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Will African Oil & Gas Producers Be Future Global Energy Suppliers?

Topic: Africa’s Transitioning From Fossil Fuels
1.         The call for clean energy to meet global carbon reduction goals is putting pressure on everyone with nations and energy sector participants thinking about how they can remain players in the future energy market.
2.         African oil nations will be affected in primarily 2 ways- their oil and gas exports and meeting their domestic needs.
3.         With international markets demanding reduced carbon energy sources, what can African nations and indigenous energy export companies do to remain relevant exporters of oil and gas?
4.         Financing of energy for domestic consumption is already demanding green energy with renewable projects being preferred; to what extent will demands of financiers affect production of oil and gas for domestic consumption
5.         How do you think African governments can begin to balance driving the need for internal industrial development, the desire to attract foreign investments and their carbon reduction targets?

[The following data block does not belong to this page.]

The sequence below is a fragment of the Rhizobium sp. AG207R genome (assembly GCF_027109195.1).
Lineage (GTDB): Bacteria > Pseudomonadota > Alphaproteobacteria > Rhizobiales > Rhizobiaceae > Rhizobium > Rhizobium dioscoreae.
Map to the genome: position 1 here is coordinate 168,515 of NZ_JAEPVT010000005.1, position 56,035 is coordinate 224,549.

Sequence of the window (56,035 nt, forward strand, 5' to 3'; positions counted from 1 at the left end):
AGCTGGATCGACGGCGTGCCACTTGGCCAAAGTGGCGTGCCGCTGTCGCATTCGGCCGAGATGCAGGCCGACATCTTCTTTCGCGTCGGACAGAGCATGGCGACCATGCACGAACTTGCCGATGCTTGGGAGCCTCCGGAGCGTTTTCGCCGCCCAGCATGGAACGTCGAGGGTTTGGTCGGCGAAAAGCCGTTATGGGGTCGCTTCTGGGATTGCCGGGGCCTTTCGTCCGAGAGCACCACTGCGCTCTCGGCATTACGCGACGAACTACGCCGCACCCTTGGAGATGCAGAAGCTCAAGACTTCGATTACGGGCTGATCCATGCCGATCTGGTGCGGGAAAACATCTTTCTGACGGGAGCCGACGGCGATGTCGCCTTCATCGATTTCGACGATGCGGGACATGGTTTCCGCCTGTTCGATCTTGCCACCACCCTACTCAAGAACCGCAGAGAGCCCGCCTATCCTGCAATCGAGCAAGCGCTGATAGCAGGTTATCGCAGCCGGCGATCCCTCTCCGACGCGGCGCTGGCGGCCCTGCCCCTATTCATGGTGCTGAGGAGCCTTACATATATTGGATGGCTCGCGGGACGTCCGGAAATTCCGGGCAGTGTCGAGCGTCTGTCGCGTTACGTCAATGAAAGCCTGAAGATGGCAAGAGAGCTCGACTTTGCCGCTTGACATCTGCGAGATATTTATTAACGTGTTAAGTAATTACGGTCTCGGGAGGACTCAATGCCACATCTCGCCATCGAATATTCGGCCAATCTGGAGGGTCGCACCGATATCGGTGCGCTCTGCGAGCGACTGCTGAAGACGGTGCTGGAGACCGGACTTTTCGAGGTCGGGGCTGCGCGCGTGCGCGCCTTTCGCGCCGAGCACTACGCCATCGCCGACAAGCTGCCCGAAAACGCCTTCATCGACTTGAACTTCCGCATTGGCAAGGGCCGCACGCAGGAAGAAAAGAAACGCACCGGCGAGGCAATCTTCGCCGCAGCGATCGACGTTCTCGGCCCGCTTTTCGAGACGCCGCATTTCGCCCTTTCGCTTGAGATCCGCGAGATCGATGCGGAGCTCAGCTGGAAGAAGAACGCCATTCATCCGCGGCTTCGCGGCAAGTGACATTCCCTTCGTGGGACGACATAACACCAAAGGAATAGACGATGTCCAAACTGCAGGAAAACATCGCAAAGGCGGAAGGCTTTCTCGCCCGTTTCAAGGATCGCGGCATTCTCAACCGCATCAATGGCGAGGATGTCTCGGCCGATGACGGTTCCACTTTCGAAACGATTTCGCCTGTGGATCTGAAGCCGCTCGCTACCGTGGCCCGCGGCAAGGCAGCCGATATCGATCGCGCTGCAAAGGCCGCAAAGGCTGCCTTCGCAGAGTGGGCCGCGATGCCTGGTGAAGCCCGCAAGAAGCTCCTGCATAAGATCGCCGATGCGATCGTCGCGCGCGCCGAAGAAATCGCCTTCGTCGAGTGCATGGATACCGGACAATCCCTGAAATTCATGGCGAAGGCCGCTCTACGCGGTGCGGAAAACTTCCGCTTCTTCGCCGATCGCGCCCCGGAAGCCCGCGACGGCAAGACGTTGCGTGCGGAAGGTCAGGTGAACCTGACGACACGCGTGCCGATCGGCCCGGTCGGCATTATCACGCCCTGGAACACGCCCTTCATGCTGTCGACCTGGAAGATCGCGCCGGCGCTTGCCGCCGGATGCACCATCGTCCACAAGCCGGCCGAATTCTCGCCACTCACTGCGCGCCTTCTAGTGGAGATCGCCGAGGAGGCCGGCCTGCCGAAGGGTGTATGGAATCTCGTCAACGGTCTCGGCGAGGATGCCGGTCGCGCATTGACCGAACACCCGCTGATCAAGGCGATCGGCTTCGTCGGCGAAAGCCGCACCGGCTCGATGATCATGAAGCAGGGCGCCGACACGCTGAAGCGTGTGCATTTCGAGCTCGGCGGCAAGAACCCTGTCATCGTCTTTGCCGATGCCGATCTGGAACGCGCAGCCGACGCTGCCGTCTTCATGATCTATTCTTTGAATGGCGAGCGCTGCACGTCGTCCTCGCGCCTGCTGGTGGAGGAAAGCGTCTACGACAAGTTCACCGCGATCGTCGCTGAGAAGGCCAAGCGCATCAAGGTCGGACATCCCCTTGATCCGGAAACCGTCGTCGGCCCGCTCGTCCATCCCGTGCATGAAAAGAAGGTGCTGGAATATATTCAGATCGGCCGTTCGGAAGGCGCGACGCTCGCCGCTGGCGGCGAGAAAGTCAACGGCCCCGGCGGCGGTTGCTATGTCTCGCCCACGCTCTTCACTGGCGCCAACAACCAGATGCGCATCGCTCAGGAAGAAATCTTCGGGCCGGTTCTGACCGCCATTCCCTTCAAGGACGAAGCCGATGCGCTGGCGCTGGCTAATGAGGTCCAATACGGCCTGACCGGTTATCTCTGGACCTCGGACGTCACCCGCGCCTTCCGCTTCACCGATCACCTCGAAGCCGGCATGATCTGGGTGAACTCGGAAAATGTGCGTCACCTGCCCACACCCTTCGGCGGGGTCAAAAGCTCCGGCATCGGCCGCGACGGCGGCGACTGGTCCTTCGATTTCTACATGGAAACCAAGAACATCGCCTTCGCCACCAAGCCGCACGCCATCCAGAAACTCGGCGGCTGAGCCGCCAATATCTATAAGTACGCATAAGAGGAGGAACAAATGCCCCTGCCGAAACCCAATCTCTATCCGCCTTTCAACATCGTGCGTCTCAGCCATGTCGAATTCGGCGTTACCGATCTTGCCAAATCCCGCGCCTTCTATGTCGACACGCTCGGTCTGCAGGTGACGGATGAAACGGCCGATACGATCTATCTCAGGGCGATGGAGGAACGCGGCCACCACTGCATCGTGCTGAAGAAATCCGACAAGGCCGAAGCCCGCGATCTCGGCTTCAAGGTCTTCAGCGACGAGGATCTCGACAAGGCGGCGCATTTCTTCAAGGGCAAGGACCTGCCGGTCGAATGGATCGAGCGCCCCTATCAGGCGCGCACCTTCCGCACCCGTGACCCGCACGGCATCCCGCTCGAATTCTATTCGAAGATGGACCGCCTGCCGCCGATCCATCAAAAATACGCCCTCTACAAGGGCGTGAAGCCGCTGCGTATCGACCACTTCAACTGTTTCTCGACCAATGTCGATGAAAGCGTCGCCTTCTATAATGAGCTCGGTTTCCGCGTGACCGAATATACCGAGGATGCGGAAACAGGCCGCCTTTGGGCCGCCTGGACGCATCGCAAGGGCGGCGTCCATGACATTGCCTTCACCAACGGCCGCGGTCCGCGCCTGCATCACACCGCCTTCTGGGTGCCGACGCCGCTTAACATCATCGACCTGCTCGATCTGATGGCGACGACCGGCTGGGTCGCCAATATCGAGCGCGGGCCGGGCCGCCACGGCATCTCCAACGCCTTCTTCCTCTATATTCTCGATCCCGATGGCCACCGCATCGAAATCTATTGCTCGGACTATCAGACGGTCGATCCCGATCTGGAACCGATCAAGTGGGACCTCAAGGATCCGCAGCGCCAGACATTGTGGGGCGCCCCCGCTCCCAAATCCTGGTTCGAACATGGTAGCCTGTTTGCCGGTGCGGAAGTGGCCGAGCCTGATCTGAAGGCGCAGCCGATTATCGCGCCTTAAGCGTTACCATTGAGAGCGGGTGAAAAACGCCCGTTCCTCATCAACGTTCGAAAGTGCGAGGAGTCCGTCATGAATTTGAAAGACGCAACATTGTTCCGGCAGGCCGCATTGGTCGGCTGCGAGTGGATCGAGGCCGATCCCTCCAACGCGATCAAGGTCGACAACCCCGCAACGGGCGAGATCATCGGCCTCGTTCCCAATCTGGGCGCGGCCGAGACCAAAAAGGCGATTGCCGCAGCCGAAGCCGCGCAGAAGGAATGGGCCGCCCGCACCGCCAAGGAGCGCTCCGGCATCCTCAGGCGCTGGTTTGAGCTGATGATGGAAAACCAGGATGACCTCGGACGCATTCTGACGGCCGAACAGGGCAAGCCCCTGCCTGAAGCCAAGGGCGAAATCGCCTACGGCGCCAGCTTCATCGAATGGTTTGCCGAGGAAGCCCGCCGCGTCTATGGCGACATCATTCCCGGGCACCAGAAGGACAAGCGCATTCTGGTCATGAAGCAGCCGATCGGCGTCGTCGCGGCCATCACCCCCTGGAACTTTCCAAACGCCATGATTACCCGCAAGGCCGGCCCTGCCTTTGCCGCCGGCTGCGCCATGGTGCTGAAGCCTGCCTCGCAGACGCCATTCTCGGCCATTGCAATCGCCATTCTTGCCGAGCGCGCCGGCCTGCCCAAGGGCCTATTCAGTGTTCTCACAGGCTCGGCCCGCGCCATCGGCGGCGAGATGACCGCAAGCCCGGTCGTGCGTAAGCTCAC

6.         How practical is all this having regard to the fact that poverty due to lack of industrialization is prevalent in African nations as compared to the western world? Is it not important for oil and gas nations to utilize their resources in which they have comparative advantage to scale up their economies? To what extent do you think several nations may resort to offsetting their carbon foot prints in other ways whilst still producing their fossil fuels or in the worst scenario ignoring the call for carbon reduction?  
Profile of Guest Speaker:
Jason Langrish is the President of The Energy Roundtable, a c-level conference series that he founded in 2004 to help define the role of the Canadian energy sector in domestic affairs and international energy markets.
Jason also serves as the Executive Director of the Canada Europe Roundtable for Business and was one of the principal architects of the Canada-EU Comprehensive Economic and Trade Agreement (CETA).
Jason also serves as Special Advisor at Global Public Affairs advisor assisting clients on energy and trade issues. He has previously worked in the Trade and Commercial Section at the Canadian Mission to the EU in Brussels and in the City of London. For eight seasons he led a Helitack fire fighting crew for the British Columbia Ministry of Forests.
Educated at the University of Victoria, University of Western Ontario and the London School of Economics, Jason was awarded the Queen’s Diamond Jubilee Medal by the Government to Canada in 2012.

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